As part of Penn State's regular “We Are!” feature, we recognize 11 Penn Staters, including Charles Mierwald, who have gone above and beyond what’s asked of them in their work at the University.
Massive volcanic events in Earth’s history that released large amounts of carbon into the atmosphere. A new method to estimate how much and how rapidly carbon was released by the volcanoes could improve our understanding of the climate response
Tirthankar Chakraborty, an earth scientist in the Atmospheric, Climate and Earth Sciences Division of the Pacific Northwest National Laboratory (PNNL), will give the talk, “Modeling Spatial Variability of Urban Microclimate,” at 4 p.m. on Monday, March 11.
'Multidisciplinary Perspectives on Water' to be an opportunity to share research, learn, be inspired and network across the Penn State water community
Guido Cervone, a renowned expert in computational science and geoinformatics, will become the interim director of ICDS, effective April 1. He will take over from Jenni Evans, professor of meteorology and atmospheric science, who will retire in June.
Christa Brelsford, research scientist at Los Alamos National Laboratory, will give the talk, “Cities, climate change and disease: How can science help humanity solve big problems?” at 4 p.m. on Monday, Feb. 26, via Zoom
A new wireless charging device developed that can harvest energy from magnetic field and ultrasound sources simultaneously could power the next generation of implantable biomedical devices.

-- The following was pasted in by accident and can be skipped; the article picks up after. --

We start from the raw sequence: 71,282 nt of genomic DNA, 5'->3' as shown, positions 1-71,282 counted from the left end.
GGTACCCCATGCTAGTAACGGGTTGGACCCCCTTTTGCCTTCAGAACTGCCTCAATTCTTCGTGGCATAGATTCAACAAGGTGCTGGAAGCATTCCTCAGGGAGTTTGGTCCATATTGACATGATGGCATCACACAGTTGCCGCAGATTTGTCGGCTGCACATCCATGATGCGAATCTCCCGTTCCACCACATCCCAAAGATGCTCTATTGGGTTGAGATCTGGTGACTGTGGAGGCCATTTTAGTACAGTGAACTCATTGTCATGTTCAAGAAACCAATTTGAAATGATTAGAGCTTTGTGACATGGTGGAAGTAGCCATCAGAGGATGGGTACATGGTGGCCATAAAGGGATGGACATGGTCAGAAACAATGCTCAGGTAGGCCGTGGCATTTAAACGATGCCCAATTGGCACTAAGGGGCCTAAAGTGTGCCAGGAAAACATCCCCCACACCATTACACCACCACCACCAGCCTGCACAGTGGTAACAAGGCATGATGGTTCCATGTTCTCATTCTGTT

Incorporating field data for the first time, researchers at Penn State demonstrated machine learning can be a powerful and cost-effective tool for monitoring sequestered carbon dioxide (CO2), overcoming a hurdle for the burgeoning technology aimed at combating climate change. New work from researchers at Penn State demonstrates that machine learning could greatly reduce the long-term costs of monitoring carbon sequestration site
Joshua Inwood, professor of geography and African American studies at Penn State, recently co-authored the article, "The Living Black Atlas: Learning Geospatial Ethics from the African American Freedom Struggle." The article delves into the historical significance of cartography within African American communities and its role in resistance, storytelling and community empowerment.
Earle “Skip” Lenker established the Earle S. Lenker Fund for Field Studies in Geology to help students participate in field camp, a unique learning experience where students travel to the western U.S. to witness the geological formations they’re learning about in the classroom.